Microsoft published CVE-2019-1367 on Monday, a scripting engine memory corruption vulnerability that exists within basically every version of Internet Explorer for Windows 7, Windows 8.1, and Windows 10. (Discovery of the bug was credited to Clément Lecigne of Google’s Threat Analysis Group, and reported earlier by The Register.) The vulnerability “corrupt[s] memory in such a way that an attacker could execute arbitrary code in the context of the current user,” according to Microsoft.
The alert goes on explain what this means for users. “An attacker who successfully exploited the vulnerability could gain the same user rights as the current user,” Microsoft says. “If the current user is logged on with administrative user rights, an attacker who successfully exploited the vulnerability could take control of an affected system. An attacker could then install programs; view, change, or delete data; or create new accounts with full user rights.”
In other words, if an attacker is able to convince you to click on an affected webpage, that attacker can do whatever they want to your PC and your stored data.
Computers think they know who you are. Artificial intelligence algorithms can recognize objects from images, even faces. But we rarely get a peek under the hood of facial recognition algorithms. Now, with ImageNet Roulette, we can watch an AI jump to conclusions. Some of its guesses are funny, others…racist.
ImageNet Roulette was designed as part of an art and technology museum exhibit called Training Humans to show us the messy insides of the facial recognition algorithms that we might otherwise assume are straightforward and unbiased. It uses data from one of the large, standard databases used in AI research. Upload a photo, and the algorithm will show you what it thinks you are. My first selfie was labeled “nonsmoker.” Another was just labeled “face.” Our editor-in-chief was labeled a “psycholinguist.”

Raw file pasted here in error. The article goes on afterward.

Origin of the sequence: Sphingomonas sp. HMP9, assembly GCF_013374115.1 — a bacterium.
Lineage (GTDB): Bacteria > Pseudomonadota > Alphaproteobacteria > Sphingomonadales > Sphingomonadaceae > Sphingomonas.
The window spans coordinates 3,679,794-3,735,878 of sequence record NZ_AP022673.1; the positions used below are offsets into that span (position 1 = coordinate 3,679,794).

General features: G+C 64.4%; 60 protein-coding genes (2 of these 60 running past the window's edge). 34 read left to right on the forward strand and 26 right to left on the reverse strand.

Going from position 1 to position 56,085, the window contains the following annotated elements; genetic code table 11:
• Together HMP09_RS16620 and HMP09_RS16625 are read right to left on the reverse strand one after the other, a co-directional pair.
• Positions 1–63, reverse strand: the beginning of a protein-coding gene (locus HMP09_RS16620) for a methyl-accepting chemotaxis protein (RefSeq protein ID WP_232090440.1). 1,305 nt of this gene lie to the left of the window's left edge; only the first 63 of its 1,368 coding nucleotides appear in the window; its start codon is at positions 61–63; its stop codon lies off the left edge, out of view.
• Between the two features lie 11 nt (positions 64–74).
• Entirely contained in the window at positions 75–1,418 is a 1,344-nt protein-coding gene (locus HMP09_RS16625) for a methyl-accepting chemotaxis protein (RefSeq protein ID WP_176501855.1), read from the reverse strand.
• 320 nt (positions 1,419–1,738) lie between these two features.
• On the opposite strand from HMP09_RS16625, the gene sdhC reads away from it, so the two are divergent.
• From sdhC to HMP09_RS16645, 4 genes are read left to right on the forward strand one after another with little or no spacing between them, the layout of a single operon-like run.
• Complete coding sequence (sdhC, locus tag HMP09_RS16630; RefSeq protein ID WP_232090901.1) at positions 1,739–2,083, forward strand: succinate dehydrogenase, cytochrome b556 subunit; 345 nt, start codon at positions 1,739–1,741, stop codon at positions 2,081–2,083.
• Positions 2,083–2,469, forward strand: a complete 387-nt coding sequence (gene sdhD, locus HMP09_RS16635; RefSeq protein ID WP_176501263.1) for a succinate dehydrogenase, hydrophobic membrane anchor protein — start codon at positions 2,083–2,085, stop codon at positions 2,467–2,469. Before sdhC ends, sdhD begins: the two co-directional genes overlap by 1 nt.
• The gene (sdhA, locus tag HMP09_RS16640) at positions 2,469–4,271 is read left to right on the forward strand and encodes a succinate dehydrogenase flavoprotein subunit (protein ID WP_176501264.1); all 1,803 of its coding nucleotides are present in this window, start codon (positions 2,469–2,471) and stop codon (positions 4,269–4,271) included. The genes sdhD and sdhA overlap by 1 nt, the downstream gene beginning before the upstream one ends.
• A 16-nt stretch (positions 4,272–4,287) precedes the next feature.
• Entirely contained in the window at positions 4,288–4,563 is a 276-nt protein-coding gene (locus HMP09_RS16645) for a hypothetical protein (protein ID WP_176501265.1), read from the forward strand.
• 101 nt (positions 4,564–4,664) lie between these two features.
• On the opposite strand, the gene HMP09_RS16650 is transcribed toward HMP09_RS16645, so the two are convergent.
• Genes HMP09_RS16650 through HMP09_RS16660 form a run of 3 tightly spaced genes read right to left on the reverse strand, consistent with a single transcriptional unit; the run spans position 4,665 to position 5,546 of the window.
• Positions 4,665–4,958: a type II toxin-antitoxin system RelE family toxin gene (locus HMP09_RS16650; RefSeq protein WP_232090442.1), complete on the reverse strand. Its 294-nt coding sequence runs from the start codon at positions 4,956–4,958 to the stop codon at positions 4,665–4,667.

Source: See How AI Stereotypes You
Austrian and Chinese scientists have succeeded in teleporting three-dimensional quantum states for the first time. High-dimensional teleportation could play an important role in future quantum computers.
With this, the international research team has also made an important step towards practical applications such as a future quantum internet, since high-dimensional quantum systems can transport larger amounts of information than qubits. “This result could help to connect quantum computers with information capacities beyond qubits”, says Anton Zeilinger, quantum physicist at the Austrian Academy of Sciences and the University of Vienna, about the innovative potential of the new method.
The participating Chinese researchers also see great opportunities in multidimensional quantum teleportation.
Early this year, we posted on a rumour that Windows Lite may come without support for Microsoft’s Live Tile system. Later, we reported another evidence indicating that Live Tiles may soon disappear on Windows 10 Start Menu. Today, the death of Live Tiles was almost confirmed, thanks to the new internal build which Microsoft released accidentally. […]
Fernando Corbató, whose work on computer time-sharing in the 1960s helped pave the way for the personal computer, as well as the computer password, died on Friday at a nursing home in Newburyport, Mass. He was 93.
His wife, Emily Corbató, said the cause was complications of diabetes. At his death he was a professor emeritus at the Massachusetts Institute of Technology.
Dr. Corbató, who spent his entire career at M.I.T., oversaw a project in the early 1960s called the Compatible Time-Sharing System, or C.T.S.S., which allowed multiple users in different locations to access a single computer simultaneously through telephone lines.
At the time, computing was done in large batches, and users typically had to wait until the next day to get the results of a computation.
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Americans are becoming increasingly sedentary, spending almost a third of their waking hours sitting down, and computer use is partly to blame, a new study found.
Over almost a decade, average daily sitting time increased by roughly an hour, to about eight hours for U.S. teens and almost 6 1/2 hours for adults, according to the researchers. That includes school and work hours, but leisure-time computer use among all ages increased too.
By 2016, at least half of American kids and adults spent an hour or more of leisure time daily using computers. The biggest increase was among the oldest adults: 15% of retirement-aged adults reported using computers that often in 2003-04, soaring to more than half in 2015-16.